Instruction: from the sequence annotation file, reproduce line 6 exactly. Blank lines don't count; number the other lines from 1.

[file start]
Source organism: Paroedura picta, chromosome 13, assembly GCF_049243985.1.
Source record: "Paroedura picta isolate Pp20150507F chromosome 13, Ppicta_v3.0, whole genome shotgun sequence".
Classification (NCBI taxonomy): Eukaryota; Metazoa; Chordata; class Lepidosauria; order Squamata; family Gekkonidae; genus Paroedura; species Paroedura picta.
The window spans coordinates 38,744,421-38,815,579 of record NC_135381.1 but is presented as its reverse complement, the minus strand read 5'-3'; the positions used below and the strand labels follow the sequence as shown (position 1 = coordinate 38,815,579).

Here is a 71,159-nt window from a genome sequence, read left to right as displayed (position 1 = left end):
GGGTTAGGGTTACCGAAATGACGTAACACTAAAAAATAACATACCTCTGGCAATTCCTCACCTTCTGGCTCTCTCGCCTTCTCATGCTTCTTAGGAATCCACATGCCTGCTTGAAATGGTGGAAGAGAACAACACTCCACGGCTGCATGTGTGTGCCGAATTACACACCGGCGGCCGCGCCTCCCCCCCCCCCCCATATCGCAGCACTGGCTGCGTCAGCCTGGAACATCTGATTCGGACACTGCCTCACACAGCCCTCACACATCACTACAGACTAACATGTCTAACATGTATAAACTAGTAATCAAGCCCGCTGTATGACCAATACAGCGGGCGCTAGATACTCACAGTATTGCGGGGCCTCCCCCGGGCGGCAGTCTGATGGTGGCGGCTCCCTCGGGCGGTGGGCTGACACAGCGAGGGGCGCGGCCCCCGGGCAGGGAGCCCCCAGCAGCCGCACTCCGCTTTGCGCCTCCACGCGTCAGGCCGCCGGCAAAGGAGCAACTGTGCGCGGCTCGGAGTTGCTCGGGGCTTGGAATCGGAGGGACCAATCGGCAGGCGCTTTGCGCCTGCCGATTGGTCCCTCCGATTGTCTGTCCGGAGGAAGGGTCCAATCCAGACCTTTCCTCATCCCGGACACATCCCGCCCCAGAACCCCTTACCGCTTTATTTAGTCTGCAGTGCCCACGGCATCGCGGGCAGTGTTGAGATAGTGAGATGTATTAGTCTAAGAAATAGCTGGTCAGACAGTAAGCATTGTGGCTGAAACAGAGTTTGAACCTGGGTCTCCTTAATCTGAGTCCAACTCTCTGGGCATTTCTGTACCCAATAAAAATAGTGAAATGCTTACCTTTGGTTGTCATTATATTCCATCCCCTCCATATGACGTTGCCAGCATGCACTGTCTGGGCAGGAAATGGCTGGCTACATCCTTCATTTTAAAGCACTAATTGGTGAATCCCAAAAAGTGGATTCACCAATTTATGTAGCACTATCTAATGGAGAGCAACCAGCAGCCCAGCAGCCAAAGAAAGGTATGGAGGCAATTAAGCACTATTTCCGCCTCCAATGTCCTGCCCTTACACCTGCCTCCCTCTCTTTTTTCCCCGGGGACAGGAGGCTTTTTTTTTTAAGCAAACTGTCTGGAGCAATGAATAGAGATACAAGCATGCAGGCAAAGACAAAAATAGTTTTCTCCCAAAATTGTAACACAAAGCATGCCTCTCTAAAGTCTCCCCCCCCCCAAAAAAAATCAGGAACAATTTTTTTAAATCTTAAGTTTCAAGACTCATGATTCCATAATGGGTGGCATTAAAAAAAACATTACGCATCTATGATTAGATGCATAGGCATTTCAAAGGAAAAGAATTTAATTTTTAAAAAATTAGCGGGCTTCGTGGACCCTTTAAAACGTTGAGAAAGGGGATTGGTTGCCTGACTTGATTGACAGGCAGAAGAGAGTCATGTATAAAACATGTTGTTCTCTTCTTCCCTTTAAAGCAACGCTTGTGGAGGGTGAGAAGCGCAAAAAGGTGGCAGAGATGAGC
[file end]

GGGTTAGGGTTACCGAAATGACGTAACACTAAAAAATAACATACCTCTGGCAATTCCTCACCTTCTGGCTCTCTCGCCTTCTCATGCTTCTTAGGAATCCACATGCCTGCTTGAAATGGTGGAAGAGAACAACACTCCACGGCTGCATGTGTGTGCCGAATTACACACCGGCGGCCGCGCCTCCCCCCCCCCCCCATATCGCAGCACTGGCTGCGTCAGCCTGGAACATCTGATTCGGACACTGCCTCACACAGCCCTCACACATCACTACAGACTAACATGTCTAACATGTATAAACTAGTAATCAAGCCCGCTGTATGACCAATACAGCGGGCGCTAGATACTCACAGTATTGCGGGGCCTCCCCCGGGCGGCAGTCTGATGGTGGCGGCTCCCTCGGGCGGTGGGCTGACACAGCGAGGGGCGCGGCCCCCGGGCAGGGAGCCCCCAGCAGCCGCACTCCGCTTTGCGCCTCCACGCGTCAGGCCGCCGGCAAAGGAGCAACTGTGCGCGGCTCGGAGTTGCTCGGGGCTTGGAATCGGAGGGACCAATCGGCAGGCGCTTTGCGCCTGCCGATTGGTCCCTCCGATTGTCTGTCCGGAGGAAGGGTCCAATCCAGACCTTTCCTCATCCCGGACACATCCCGCCCCAGAACCCCTTACCGCTTTATTTAGTCTGCAGTGCCCACGGCATCGCGGGCAGTGTTGAGATAGTGAGATGTATTAGTCTAAGAAATAGCTGGTCAGACAGTAAGCATTGTGGCTGAAACAGAGTTTGAACCTGGGTCTCCTTAATCTGAGTCCAACTCTCTGGGCATTTCTGTACCCAATAAAAATAGTGAAATGCTTACCTTTGGTTGTCATTATATTCCATCCCCTCCATATGACGTTGCCAGCATGCACTGTCTGGGCAGGAAATGGCTGGCTACATCCTTCATTTTAAAGCACTAATTGGTGAATCCCAAAAAGTGGATTCACCAATTTATGTAGCACTATCTAATGGAGAGCAACCAGCAGCCCAGCAGCCAAAGAAAGGTATGGAGGCAATTAAGCACTATTTCCGCCTCCAATGTCCTGCCCTTACACCTGCCTCCCTCTCTTTTTTCCCCGGGGACAGGAGGCTTTTTTTTTTAAGCAAACTGTCTGGAGCAATGAATAGAGATACAAGCATGCAGGCAAAGACAAAAATAGTTTTCTCCCAAAATTGTAACACAAAGCATGCCTCTCTAAAGTCTCCCCCCCCCCAAAAAAAATCAGGAACAATTTTTTTAAATCTTAAGTTTCAAGACTCATGATTCCATAATGGGTGGCATTAAAAAAAACATTACGCATCTATGATTAGATGCATAGGCATTTCAAAGGAAAAGAATTTAATTTTTAAAAAATTAGCGGGCTTCGTGGACCCTTTAAAACGTTGAGAAAGGGGATTGGTTGCCTGACTTGATTGACAGGCAGAAGAGAGTCATGTATAAAACATGTTGTTCTCTTCTTCCCTTTAAAGCAACGCTTGTGGAGGGTGAGAAGCGCAAAAAGGTGGCAGAGATGAGC